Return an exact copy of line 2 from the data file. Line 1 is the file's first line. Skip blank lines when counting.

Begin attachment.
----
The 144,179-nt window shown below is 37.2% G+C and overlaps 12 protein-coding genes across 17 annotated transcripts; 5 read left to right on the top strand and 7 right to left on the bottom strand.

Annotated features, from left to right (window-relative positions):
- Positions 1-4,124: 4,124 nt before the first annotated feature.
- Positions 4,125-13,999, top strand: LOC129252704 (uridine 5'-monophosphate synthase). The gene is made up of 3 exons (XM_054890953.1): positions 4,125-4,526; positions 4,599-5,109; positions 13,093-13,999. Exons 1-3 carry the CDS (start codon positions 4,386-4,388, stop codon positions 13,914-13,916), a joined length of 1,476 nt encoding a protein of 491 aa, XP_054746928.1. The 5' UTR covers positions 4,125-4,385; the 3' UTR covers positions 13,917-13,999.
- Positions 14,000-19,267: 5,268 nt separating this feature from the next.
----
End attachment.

Annotated features, from left to right (window-relative positions):